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Els rips Tiger's swing 0

Jon McCarthy , QMI Agency
Ernie Els (left) and Tiger Woods during second round of this year's Arnold Palmer Invitational. (Reuters)

Ernie Els (left) and Tiger Woods during second round of this year's Arnold Palmer Invitational. (Reuters)

Ernie Els and I are close.

Well, The Big Easy might not know it but we became good pals this summer when his caddy Ricci Roberts convinced me — over a pint or two — that it would be a wise move to plunk down some dough on his man Ernie to win the British Open at 40-1 odds.

Obviously, golf writers would never bet on the sport they cover for a living. And we never take free lunches … or gimmies.

Enough about that.

Turns out, Els is the gift that keeps on giving.

The current issue of the South African Golf Digest has the British Open champ on the cover. Come to think of it, he’s probably on the cover every month but this headline stood out: “What Els has to say about Tiger.”

I assumed there wouldn’t be much meat on the bone but I couldn’t resist downloading the issue.

Just like this summer at Royal Lytham & St. Annes, Els brought his A-game to the interview.

“When he won at Bay Hill I thought, ‘Here we go.’ But he’s not the same as he was and something is missing,” Els says about Tiger Woods in the article.

The intimidation factor Tiger had over the entire field has been discussed for years but rarely has it been addressed by his chief rivals. Els confirmed that playing against Tiger in years past was bad for a golfer’s mental health but says it’s not the same for the current generation of pros.

“I played with Woods and Brandt Jobe at the Honda and Brandt was in shock … he couldn’t fathom Tiger shooting 62 in tough, blustery conditions. So I said to him, ‘This is the s*** we had to deal with. This is how he played every week. How are you supposed to compete against that?’ I shot 71 that day and Brandt 69. I think there were five rounds in the 60s. But now, these kids have never seen Tiger do that. They aren’t scared of him.”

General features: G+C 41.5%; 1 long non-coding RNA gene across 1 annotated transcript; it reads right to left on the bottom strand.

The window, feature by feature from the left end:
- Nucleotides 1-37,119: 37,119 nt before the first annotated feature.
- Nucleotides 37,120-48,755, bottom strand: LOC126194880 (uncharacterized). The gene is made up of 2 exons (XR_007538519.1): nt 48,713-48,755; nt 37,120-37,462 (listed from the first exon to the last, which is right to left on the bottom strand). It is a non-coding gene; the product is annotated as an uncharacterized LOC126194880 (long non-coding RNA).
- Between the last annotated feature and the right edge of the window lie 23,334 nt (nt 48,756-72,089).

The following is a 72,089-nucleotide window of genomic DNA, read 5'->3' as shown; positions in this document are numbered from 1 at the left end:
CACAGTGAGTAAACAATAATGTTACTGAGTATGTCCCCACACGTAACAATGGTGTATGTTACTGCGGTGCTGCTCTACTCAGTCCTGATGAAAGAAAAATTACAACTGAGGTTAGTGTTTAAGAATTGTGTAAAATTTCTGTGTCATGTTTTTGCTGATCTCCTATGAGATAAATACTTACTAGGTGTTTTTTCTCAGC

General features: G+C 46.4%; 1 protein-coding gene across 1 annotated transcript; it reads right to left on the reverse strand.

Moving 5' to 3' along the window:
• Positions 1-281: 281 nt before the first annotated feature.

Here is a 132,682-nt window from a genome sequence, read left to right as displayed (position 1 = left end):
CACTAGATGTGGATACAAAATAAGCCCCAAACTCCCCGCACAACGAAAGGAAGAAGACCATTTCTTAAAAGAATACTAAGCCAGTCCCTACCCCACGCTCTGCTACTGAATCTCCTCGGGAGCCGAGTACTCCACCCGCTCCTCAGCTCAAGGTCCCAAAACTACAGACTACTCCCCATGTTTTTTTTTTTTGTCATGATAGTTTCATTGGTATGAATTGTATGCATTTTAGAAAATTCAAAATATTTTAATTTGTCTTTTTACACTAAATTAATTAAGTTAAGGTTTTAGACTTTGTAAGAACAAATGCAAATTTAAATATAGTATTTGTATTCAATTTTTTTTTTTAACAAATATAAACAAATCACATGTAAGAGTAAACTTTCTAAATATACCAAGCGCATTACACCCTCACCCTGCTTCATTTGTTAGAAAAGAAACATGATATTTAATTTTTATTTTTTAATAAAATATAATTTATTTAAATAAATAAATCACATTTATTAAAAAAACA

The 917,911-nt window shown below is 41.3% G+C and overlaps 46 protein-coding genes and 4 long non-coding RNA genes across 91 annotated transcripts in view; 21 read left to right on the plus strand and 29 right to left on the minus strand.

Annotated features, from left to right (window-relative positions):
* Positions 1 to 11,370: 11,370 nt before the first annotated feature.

Despite the fact that it seems every person who owns a set of golf clubs has thrown in their two cents about Tiger’s comeback and swing change, it still comes as a bit of a surprise to hear Els talk so candidly about it.

“I hope we’ll see Tiger be special again, but I don’t think he can do it with that swing he has now … I’ve seen unbelievable stuff, but Rickie Fowler never has. He’s not played with Tiger when he had the Butch (Harmon) swing. If he had that swing today, he could have 25 majors. And I don’t think he’d be injured — he’s strong as an ox. Snapping a knee isn’t going to snap a tendon. That swing was the major winner, the one now isn’t.”

I don’t normally like to give shout-outs to other media but if you’re reading today’s Toronto Sun in South Africa, pick up a copy of Golf Digest and read the more from Peter Master’s article.

Having Els speak so openly is great material for golf’s endless Tiger debate.

What do the answers say about Els? Nothing, of course. Other than it showing the big South African to be breath of fresh air in pro sports — an athlete willing to answer the question that he is asked.

It says much more about Tiger’s slowly fading mystique. A few days ago, Rory McIlroy was quoted in U.K. Times saying he and his new best pal Tiger often trade barbs with one another.

“I give him grief about all sorts. Getting old, getting bald,” McIlroy told the paper.

Old!? Bald!?

Isn’t that when Tiger is supposed to throw you in an armbar, drag you to the first tee and beat you 9&8?

But something is missing. Els says it’s the new swing but the stats don’t necessarily back that up. Woods driving stats and ball-striking stats are the best of his career. He’s higher ranked in strokes gained through putting than McIlroy (26th for Tiger compared to 76th for Rory).

What is it then?

While his distance control with his scoring irons has been awful, that’s not the whole story.

Let’s go back to Els quote from the Golf Digest article: “When he won at Bay Hill I thought ,‘Here we go.’ But he’s not the same as he was and something is missing,”

Call it confidence. Call it mystique. Call it anything you want.

The question is — can he get it back?

History is full of sporting legends who tried to get back to the mountaintop and failed.

If Woods does pull it off and regain his dominant form to break Jack Nicklaus’ major record, one thing is certain: It will be the greatest second act in sports history.

The Tour Championship and the Ryder Cup would be a fine place to start. But old, bald Tiger will have his hands full with his little buddy Rory on the way.


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